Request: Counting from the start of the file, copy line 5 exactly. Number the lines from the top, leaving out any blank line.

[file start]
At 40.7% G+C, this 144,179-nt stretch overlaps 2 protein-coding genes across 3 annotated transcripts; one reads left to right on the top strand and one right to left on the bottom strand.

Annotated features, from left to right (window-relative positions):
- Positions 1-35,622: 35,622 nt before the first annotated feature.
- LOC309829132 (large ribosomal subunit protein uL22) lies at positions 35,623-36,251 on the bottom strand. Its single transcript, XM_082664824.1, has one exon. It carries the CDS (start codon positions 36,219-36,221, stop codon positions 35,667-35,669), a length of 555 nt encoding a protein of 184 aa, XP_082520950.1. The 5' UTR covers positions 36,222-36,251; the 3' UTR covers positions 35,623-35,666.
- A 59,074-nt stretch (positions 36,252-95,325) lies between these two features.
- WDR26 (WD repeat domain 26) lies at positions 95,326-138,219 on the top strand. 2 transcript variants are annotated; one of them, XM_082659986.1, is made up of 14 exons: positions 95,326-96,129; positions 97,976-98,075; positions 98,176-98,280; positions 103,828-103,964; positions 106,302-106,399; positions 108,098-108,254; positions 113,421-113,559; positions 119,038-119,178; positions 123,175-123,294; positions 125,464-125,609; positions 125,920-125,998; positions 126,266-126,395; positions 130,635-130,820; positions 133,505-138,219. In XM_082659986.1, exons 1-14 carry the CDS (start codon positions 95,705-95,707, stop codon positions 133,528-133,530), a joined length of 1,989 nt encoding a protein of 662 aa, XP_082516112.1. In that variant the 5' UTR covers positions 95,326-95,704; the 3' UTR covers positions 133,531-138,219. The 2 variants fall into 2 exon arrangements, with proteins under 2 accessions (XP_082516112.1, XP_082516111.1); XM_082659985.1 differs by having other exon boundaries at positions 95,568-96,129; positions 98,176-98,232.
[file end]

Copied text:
- A 59,074-nt stretch (positions 36,252-95,325) lies between these two features.